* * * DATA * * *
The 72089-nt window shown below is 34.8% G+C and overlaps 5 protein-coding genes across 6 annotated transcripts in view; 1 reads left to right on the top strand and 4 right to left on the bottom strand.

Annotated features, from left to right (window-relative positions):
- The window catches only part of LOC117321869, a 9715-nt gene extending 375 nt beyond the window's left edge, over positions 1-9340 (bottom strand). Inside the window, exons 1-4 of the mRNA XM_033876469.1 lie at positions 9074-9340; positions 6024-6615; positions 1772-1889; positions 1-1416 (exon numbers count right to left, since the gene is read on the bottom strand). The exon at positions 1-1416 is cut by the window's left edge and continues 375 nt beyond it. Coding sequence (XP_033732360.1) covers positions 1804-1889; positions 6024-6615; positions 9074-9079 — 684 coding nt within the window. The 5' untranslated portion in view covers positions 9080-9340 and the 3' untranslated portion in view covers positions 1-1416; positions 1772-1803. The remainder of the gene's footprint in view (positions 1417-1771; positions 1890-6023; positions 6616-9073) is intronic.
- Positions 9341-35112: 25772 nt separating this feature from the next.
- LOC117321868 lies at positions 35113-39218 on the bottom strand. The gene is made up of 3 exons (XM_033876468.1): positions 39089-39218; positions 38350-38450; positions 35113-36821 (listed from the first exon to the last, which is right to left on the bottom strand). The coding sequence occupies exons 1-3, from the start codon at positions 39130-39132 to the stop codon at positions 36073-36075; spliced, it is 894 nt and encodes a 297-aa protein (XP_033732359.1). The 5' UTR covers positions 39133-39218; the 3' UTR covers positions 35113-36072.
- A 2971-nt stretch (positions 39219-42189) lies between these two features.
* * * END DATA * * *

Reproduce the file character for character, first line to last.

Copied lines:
The 72089-nt window shown below is 34.8% G+C and overlaps 5 protein-coding genes across 6 annotated transcripts in view; 1 reads left to right on the top strand and 4 right to left on the bottom strand.

Annotated features, from left to right (window-relative positions):
- The window catches only part of LOC117321869, a 9715-nt gene extending 375 nt beyond the window's left edge, over positions 1-9340 (bottom strand). Inside the window, exons 1-4 of the mRNA XM_033876469.1 lie at positions 9074-9340; positions 6024-6615; positions 1772-1889; positions 1-1416 (exon numbers count right to left, since the gene is read on the bottom strand). The exon at positions 1-1416 is cut by the window's left edge and continues 375 nt beyond it. Coding sequence (XP_033732360.1) covers positions 1804-1889; positions 6024-6615; positions 9074-9079 — 684 coding nt within the window. The 5' untranslated portion in view covers positions 9080-9340 and the 3' untranslated portion in view covers positions 1-1416; positions 1772-1803. The remainder of the gene's footprint in view (positions 1417-1771; positions 1890-6023; positions 6616-9073) is intronic.
- Positions 9341-35112: 25772 nt separating this feature from the next.
- LOC117321868 lies at positions 35113-39218 on the bottom strand. The gene is made up of 3 exons (XM_033876468.1): positions 39089-39218; positions 38350-38450; positions 35113-36821 (listed from the first exon to the last, which is right to left on the bottom strand). The coding sequence occupies exons 1-3, from the start codon at positions 39130-39132 to the stop codon at positions 36073-36075; spliced, it is 894 nt and encodes a 297-aa protein (XP_033732359.1). The 5' UTR covers positions 39133-39218; the 3' UTR covers positions 35113-36072.
- A 2971-nt stretch (positions 39219-42189) lies between these two features.